Regular price: $34.99

Membership details Membership details
  • A 30-day trial plus your first audiobook, free.
  • 1 credit/month after trial – good for any book, any price.
  • Easy exchanges – swap any book you don’t love.
  • Keep your audiobooks, even if you cancel.
  • After your trial, Audible is just $14.95/month.
Select or Add a new payment method

Buy Now with 1 Credit

By confirming your purchase, you agree to Audible's Conditions of Use and Amazon's Privacy Notice. Taxes where applicable.

Buy Now for $34.99

Pay using card ending in
By confirming your purchase, you agree to Audible's Conditions of Use and Amazon's Privacy Notice. Taxes where applicable.

Add to Library for $0.00

By confirming your purchase, you agree to Audible's Conditions of Use and Amazon's Privacy Notice. Taxes where applicable.

Publisher's Summary

In a family torn apart by poverty and violence, Hekat is no more than an unwanted mouth to feed, worth only a few coins from a passing slave trader. But Hekat was not born to be a slave. For her, a different path has been chosen. It is a path that will take her from stinking back alleys to the house of her God, from blood-drenched battlefields to the glittering palaces of Mijak. This is the story of Hekat, slave to no man.
©2007 Karen Miller (P)2009 Tantor
Show More Show Less

Customer Reviews

Most Helpful
4 out of 5 stars
By David Oldfield on 08-25-10

I can't help being contradictory

Unlike the previous reviewers, I think that Hekat is appropriate for the culture, which is strangely consistent with early human cultures. The land of Mijak is cruel and harsh and utterly subservient to their deity. Hekat reminds me a great deal of Joan of Arc, though her temperament is more consistent with a badger... though perhaps slightly less pleasant. I can sort of picture their own culture, centuries later, trying to puzzle out whether she was a lunatic or a zealot... or perhaps both.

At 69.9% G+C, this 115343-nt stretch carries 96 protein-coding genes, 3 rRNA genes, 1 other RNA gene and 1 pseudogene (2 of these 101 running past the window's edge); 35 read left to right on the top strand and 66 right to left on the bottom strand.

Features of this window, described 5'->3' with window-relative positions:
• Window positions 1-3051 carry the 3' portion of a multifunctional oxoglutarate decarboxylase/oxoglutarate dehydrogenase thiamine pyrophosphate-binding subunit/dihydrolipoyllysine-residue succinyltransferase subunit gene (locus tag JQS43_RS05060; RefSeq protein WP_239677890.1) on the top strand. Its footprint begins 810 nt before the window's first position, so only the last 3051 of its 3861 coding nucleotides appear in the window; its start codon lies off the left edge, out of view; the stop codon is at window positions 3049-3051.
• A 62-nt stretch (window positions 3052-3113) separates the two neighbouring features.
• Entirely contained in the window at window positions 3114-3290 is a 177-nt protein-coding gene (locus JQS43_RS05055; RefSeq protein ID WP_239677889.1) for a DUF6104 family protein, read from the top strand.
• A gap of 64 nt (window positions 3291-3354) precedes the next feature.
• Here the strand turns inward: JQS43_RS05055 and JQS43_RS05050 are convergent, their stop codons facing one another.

Hekat is the major character among a cast of primarily static characters that manage to produce a very dynamic history. She is never (in her mind) a slave, though she is sold as a slave in the beginning of this book. Her strong will finds her defying the expectations of all who surround her as she does what she believes that 'The god' wills of her, attending to no words other than those internal words she believes that she can hear and interpret.

'The god' is a rather barbaric and yet attentive god, that seems to offer great reward and punishment both self inflicted and manifested divinely among its people. This deity awards the 'god speakers' with the power to smite the wicked, which in turn is virtually everyone. This close relationship between the god and the people seems to have a variety of affects both on the culture and the people individually, ranging from a greater level of civility to outright insanity.

This book details a grand design of 'The god' for its' people, which uses our heroin to manipulate the powers of the land to make way for a new era. Though she seems to serve the plan zealously, she seems almost autistic and sets herself apart from all others, be they friend or foe.

This story is new and original. You will not be reading events that take place in every other fantasy that you have read or heard. I can see why people seem to love it or hate it :)

Read More Hide me

8 of 8 people found this review helpful

5 out of 5 stars
By Ryan on 10-14-15

Tolkien this is not.

If you're looking for a safe, Tolkienesque fantasy world, this is not for you. If you like the clear fight between good and evil, this is not for you. If you like your characters to be perfect, with minor flaws that are easily overcome, this again isn't for you.

However, if you're bored with the all too frequent tropes of genre fantasy, enjoy a more gritty world, and are willing to feel uncomfortable, then this book is stellar. The reason I'm writing this is because I was going back through my library to see if there were any series with a new release, and noticed the 3 star review. This is wholly unfair. It's akin to hating an actor because they played such a brilliant villain, you can't help but hold a grudge.

While I was perusing my library, I often had to play excerpts to remember what the plot even was for many of the books (one as recent as only a couple month prior). Not this book. You will remember this book.

It's not safe, but it is brilliant. You will feel... something.

The performance is fantastic, and I can't think of a book that has lingered in my thoughts more than this one.

Read More Hide me

4 of 4 people found this review helpful

See all Reviews